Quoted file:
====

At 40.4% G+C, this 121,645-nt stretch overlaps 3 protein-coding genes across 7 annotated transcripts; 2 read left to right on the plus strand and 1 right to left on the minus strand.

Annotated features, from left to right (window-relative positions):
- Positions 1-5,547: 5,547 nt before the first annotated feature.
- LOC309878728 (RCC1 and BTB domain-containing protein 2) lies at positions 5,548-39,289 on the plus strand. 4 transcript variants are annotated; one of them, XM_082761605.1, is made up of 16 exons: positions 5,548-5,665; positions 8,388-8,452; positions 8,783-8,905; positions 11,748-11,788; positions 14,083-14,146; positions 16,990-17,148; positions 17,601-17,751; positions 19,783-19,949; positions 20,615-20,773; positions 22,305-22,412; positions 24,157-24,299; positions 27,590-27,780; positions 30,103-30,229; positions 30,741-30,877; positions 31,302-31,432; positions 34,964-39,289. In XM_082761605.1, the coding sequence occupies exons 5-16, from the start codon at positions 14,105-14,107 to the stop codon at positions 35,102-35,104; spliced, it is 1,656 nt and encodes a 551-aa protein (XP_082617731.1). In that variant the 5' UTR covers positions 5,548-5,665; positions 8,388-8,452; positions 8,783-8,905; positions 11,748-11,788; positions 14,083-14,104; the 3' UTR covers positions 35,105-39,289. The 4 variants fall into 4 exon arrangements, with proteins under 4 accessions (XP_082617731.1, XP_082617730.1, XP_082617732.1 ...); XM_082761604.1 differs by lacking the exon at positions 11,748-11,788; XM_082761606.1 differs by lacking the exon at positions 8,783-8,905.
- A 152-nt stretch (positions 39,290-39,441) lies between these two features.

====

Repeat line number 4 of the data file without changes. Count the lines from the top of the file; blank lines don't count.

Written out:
- LOC309878728 (RCC1 and BTB domain-containing protein 2) lies at positions 5,548-39,289 on the plus strand. 4 transcript variants are annotated; one of them, XM_082761605.1, is made up of 16 exons: positions 5,548-5,665; positions 8,388-8,452; positions 8,783-8,905; positions 11,748-11,788; positions 14,083-14,146; positions 16,990-17,148; positions 17,601-17,751; positions 19,783-19,949; positions 20,615-20,773; positions 22,305-22,412; positions 24,157-24,299; positions 27,590-27,780; positions 30,103-30,229; positions 30,741-30,877; positions 31,302-31,432; positions 34,964-39,289. In XM_082761605.1, the coding sequence occupies exons 5-16, from the start codon at positions 14,105-14,107 to the stop codon at positions 35,102-35,104; spliced, it is 1,656 nt and encodes a 551-aa protein (XP_082617731.1). In that variant the 5' UTR covers positions 5,548-5,665; positions 8,388-8,452; positions 8,783-8,905; positions 11,748-11,788; positions 14,083-14,104; the 3' UTR covers positions 35,105-39,289. The 4 variants fall into 4 exon arrangements, with proteins under 4 accessions (XP_082617731.1, XP_082617730.1, XP_082617732.1 ...); XM_082761604.1 differs by lacking the exon at positions 11,748-11,788; XM_082761606.1 differs by lacking the exon at positions 8,783-8,905.